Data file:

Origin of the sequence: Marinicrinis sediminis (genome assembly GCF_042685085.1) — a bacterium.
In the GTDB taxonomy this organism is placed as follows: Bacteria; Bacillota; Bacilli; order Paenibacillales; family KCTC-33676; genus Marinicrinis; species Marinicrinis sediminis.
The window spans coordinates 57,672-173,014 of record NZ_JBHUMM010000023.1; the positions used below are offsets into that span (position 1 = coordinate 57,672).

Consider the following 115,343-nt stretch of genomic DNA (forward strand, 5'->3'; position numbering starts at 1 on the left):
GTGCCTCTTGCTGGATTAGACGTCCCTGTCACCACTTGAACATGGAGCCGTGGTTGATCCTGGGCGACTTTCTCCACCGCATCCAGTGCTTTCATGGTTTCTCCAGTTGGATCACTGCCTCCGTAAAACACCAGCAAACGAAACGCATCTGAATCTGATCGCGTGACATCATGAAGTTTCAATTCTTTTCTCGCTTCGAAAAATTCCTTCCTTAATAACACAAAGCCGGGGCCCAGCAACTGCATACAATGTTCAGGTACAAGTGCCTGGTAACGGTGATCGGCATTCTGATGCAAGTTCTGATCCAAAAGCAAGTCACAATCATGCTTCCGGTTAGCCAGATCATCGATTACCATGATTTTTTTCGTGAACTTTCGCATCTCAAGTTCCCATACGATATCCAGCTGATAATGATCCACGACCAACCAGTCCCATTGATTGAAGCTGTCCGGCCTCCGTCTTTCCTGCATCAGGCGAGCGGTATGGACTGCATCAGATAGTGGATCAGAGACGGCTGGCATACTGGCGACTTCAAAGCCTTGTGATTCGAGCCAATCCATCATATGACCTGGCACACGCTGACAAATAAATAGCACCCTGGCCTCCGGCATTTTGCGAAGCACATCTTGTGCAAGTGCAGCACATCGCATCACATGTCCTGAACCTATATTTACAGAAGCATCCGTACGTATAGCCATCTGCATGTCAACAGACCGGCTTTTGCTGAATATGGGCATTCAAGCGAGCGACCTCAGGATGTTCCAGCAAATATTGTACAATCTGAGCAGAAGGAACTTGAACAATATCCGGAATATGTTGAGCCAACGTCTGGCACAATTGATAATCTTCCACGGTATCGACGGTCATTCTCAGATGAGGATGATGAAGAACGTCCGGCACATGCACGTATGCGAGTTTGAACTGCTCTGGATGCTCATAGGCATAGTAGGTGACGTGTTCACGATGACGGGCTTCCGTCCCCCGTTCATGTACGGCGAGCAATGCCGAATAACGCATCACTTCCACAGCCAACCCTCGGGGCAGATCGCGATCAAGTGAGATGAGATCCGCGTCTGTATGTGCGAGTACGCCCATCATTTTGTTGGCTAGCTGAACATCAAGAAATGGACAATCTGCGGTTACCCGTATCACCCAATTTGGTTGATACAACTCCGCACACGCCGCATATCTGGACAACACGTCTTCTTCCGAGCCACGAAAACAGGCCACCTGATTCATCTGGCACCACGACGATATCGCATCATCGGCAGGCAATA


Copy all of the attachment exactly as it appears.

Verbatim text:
Origin of the sequence: Marinicrinis sediminis (genome assembly GCF_042685085.1) — a bacterium.
In the GTDB taxonomy this organism is placed as follows: Bacteria; Bacillota; Bacilli; order Paenibacillales; family KCTC-33676; genus Marinicrinis; species Marinicrinis sediminis.
The window spans coordinates 57,672-173,014 of record NZ_JBHUMM010000023.1; the positions used below are offsets into that span (position 1 = coordinate 57,672).

Consider the following 115,343-nt stretch of genomic DNA (forward strand, 5'->3'; position numbering starts at 1 on the left):
GTGCCTCTTGCTGGATTAGACGTCCCTGTCACCACTTGAACATGGAGCCGTGGTTGATCCTGGGCGACTTTCTCCACCGCATCCAGTGCTTTCATGGTTTCTCCAGTTGGATCACTGCCTCCGTAAAACACCAGCAAACGAAACGCATCTGAATCTGATCGCGTGACATCATGAAGTTTCAATTCTTTTCTCGCTTCGAAAAATTCCTTCCTTAATAACACAAAGCCGGGGCCCAGCAACTGCATACAATGTTCAGGTACAAGTGCCTGGTAACGGTGATCGGCATTCTGATGCAAGTTCTGATCCAAAAGCAAGTCACAATCATGCTTCCGGTTAGCCAGATCATCGATTACCATGATTTTTTTCGTGAACTTTCGCATCTCAAGTTCCCATACGATATCCAGCTGATAATGATCCACGACCAACCAGTCCCATTGATTGAAGCTGTCCGGCCTCCGTCTTTCCTGCATCAGGCGAGCGGTATGGACTGCATCAGATAGTGGATCAGAGACGGCTGGCATACTGGCGACTTCAAAGCCTTGTGATTCGAGCCAATCCATCATATGACCTGGCACACGCTGACAAATAAATAGCACCCTGGCCTCCGGCATTTTGCGAAGCACATCTTGTGCAAGTGCAGCACATCGCATCACATGTCCTGAACCTATATTTACAGAAGCATCCGTACGTATAGCCATCTGCATGTCAACAGACCGGCTTTTGCTGAATATGGGCATTCAAGCGAGCGACCTCAGGATGTTCCAGCAAATATTGTACAATCTGAGCAGAAGGAACTTGAACAATATCCGGAATATGTTGAGCCAACGTCTGGCACAATTGATAATCTTCCACGGTATCGACGGTCATTCTCAGATGAGGATGATGAAGAACGTCCGGCACATGCACGTATGCGAGTTTGAACTGCTCTGGATGCTCATAGGCATAGTAGGTGACGTGTTCACGATGACGGGCTTCCGTCCCCCGTTCATGTACGGCGAGCAATGCCGAATAACGCATCACTTCCACAGCCAACCCTCGGGGCAGATCGCGATCAAGTGAGATGAGATCCGCGTCTGTATGTGCGAGTACGCCCATCATTTTGTTGGCTAGCTGAACATCAAGAAATGGACAATCTGCGGTTACCCGTATCACCCAATTTGGTTGATACAACTCCGCACACGCCGCATATCTGGACAACACGTCTTCTTCCGAGCCACGAAAACAGGCCACCTGATTCATCTGGCACCACGACGATATCGCATCATCGGCAGGCAATA